Plenty of financial experts are warning retirement savers about pension liberation scams, but few offer advice about how to spot a fraudster.
Pension scams come in many different guises, but tend to have a common theme – and here are some of the points about accessing pension cash that should start ringing alarm bells for pension savers.
£500 million snatched by fraudsters
The Pensions Regulator reckons more than £500 million has been scooped up by pension scammers in the past couple of years and is warning retirement savers to be careful in their dealings with cold-calling salesmen who have eyes on their cash.
- Pension loans – Borrowing money from your pension is not legal except for special arrangements under a small self-administered scheme (SSAS), so anyone offering this facility is probably promoting some kind of scam
- Offshore investments – Sending cash to invest offshore, especially in property or commodities, is generally a scam. Over recent years, these have included esoteric deals offering fabulous returns from resort developments, land banking, plantations and carbon credits, to name but a few
- Free pension reviews –IFAs do not cold call or send out unsolicited texts or emails. If you receive one, the sender is probably a scammer trying to lure you into transferring your pension so they can swipe a fee of your investment
- Accessing pension cash before you’re 55 – This is only available in very limited circumstances, like terminal illness or life-changing injuries. An advisor suggesting this can be done is undoubtedly involved in some type of pension scam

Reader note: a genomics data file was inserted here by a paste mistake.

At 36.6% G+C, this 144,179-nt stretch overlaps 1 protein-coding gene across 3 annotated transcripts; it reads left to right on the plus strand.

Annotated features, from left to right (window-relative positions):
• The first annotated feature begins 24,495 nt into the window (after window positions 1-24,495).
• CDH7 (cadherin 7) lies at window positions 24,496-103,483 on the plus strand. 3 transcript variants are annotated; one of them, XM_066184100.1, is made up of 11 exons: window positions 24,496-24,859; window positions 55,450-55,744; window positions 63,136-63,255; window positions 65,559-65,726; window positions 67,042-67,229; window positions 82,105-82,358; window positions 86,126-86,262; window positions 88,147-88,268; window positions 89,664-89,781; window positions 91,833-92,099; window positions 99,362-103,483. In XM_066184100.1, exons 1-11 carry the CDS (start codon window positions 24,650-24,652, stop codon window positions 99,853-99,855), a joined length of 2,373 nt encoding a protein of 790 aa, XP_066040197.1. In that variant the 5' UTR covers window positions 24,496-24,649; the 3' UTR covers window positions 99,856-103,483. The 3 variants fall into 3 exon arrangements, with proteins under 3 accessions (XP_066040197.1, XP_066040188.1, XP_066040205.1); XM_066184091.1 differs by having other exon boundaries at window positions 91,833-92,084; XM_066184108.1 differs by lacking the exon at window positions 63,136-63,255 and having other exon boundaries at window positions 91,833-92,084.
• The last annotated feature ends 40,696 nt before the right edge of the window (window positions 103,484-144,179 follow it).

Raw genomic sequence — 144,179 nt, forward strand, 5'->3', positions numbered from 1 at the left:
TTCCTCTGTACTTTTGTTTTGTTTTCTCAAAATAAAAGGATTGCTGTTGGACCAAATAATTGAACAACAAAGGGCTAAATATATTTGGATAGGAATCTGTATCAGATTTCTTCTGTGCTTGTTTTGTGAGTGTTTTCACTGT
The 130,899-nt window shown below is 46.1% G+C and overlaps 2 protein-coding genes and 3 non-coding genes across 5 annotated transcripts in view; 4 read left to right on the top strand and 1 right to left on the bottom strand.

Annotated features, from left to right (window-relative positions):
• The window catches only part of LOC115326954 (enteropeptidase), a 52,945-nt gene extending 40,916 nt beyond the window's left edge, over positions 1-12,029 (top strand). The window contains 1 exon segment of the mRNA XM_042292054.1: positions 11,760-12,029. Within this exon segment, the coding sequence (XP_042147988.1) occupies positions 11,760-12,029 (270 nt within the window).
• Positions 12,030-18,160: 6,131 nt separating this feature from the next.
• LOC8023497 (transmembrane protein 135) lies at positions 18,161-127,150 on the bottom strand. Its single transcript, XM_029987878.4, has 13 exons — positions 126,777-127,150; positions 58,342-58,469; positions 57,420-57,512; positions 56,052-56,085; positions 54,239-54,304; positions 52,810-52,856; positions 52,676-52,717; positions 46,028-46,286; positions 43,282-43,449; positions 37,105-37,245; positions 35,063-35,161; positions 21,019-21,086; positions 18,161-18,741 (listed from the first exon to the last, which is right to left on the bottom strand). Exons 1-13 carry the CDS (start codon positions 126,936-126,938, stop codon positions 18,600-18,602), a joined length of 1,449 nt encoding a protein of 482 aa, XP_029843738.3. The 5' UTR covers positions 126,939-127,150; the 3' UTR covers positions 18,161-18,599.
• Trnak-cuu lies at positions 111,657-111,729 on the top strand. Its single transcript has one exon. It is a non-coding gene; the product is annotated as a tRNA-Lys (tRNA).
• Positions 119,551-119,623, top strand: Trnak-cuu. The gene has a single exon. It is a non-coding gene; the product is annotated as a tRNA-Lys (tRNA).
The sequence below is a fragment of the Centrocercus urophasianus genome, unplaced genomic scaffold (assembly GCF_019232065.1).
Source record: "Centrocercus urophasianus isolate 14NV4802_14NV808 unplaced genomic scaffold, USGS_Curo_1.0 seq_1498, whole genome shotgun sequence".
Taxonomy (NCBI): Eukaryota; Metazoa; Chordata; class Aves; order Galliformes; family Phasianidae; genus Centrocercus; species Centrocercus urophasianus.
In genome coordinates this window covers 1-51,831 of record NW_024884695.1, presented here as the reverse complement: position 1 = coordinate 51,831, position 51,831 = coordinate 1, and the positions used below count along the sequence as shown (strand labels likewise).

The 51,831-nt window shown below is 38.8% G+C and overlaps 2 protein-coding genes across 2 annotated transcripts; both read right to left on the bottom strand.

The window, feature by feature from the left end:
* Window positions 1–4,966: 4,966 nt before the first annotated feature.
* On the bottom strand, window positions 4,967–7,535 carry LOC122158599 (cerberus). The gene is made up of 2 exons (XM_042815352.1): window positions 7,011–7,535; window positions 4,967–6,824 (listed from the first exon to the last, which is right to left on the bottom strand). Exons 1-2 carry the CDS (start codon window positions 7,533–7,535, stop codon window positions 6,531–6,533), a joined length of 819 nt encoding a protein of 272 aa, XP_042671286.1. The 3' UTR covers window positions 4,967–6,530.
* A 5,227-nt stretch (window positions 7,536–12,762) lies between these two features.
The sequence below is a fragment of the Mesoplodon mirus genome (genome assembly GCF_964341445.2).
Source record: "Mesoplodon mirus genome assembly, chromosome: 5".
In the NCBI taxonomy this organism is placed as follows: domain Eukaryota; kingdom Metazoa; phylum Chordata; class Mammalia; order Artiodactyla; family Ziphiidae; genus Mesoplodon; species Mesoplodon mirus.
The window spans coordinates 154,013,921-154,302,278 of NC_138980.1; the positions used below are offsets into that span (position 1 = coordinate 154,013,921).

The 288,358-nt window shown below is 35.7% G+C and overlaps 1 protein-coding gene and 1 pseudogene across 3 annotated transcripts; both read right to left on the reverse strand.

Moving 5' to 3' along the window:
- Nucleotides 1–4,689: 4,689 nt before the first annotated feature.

- Switching a pension into a company you control – Advisers suggest this so you can loan yourself the money in the pension fund, but can charge fees of up to 30% of the value of the pot
- Transferring to a Qualifying Recognised Overseas Pension Scheme (QROPS) – Switching pension cash offshore is perfectly OK if you intend to become an expat, but against the rules if you plan to stay in the UK and just make the transfer to get at your pension savings
Other tricks to watch for from pension scammers include a lack of information about tax penalties from HM Revenue & Customs (HMRC) for accessing a pension if you are under 55.
Hidden tax costs
Although taking the cash is not illegal, taking the money without paying penalties to HMRC is.
Those penalties can range from at least 55% of the fund value upwards and if the tax man does not catch up with you for some time, interest on the debt as well.
If you have settled for some loan arrangement through a company of which you are also a director, you also have to be aware of duties to file accounts and tax returns, and the costs and penalties for not doing so.